Archive for May 18, 2010

Our Islands: The Battle for Hoàng Sa, 1974

Posted in Modern History with tags , , , on May 18, 2010 by Ian Pham

On January 16, 1974, 200 miles off the coast east of Da Nang, a group of Vietnamese islands known as the Paracel (Hoàng Sa) Islands were approached by Chinese naval ships who showed signs of aggression.  In response to the Chinese threat, the Republic of Vietnam (South Vietnam) ordered in their own troops, resulting in a three-day stand-off between China and South Vietnam.  President Nguyen Van Thieu of South Vietnam advocated a peaceful negotiation with the Chinese Navy. Unfortunately, reaching out to China turned out to be futile, their intentions to take the islands were quite clear.  By January 19, after communication attempts by South Vietnam proved to be impossible, the South Vietnamese Navy opened fire on the Chinese aggressors, quickly sinking one of their ships, killing a Chinese commander and several high ranking officers.

This confrontation quickly escalated into a large scale naval battle between the People’s Republic of China and the Republic of Vietnam.  The Chinese military greatly outnumbered that of the South Vietnamese.  After 35 minutes of intense naval combat, both sides retreated to their respective bases.  The Chinese army suffered immense damage to their forces, the Vietnamese as well.  Several days after the battle, the People’s Liberation Army (China) returned to the islands with a larger fighting force, eventually succeeding their invasion.  The South Vietnamese Navy no longer had the resources to go on fighting, exhausting all of their ships in the previous confrontation.  As a result, the Paracel Islands fell into the hands of the Chinese.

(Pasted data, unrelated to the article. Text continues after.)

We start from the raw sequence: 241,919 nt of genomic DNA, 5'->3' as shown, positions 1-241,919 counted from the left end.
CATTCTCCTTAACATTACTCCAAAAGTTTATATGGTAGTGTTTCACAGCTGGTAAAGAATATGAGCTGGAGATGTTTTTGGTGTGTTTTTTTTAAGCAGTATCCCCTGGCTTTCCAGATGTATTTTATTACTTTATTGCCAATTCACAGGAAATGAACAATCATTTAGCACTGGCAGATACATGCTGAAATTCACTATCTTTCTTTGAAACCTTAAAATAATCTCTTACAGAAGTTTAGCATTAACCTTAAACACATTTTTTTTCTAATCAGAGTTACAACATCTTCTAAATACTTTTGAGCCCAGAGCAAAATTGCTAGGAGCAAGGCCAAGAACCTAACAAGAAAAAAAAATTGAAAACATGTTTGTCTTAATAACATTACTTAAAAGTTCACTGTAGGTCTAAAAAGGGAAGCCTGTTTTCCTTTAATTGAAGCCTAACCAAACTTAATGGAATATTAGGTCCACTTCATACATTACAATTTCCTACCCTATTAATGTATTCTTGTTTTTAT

Although the Chinese accomplished their objective, it is important to consider the challenge that South Vietnam was faced with.  The Vietnamese Navy only had four warships at their disposal compared to the eleven warships wielded by the Chinese, this excludes the reinforcements sent by the Chinese on the following days.  When one looks at these numbers, it is obvious that the odds were not in favour of the Republic of Vietnam.  The Vietnamese soldiers understood this, but were willing to fight nonetheless.  The United States, who were no longer serving in Vietnam by this time, believed that the South should have quietly retreated while China advanced on the islands.  This did not happen.  Faced with the impossible task of fighting off the enormous state of China and at the same time dealing with the invaders from the North, the democratic South Vietnam did everything in their power to fight the opposing forces.  The soldiers of South Vietnam courageously fought to the end, fully aware of the impossible odds.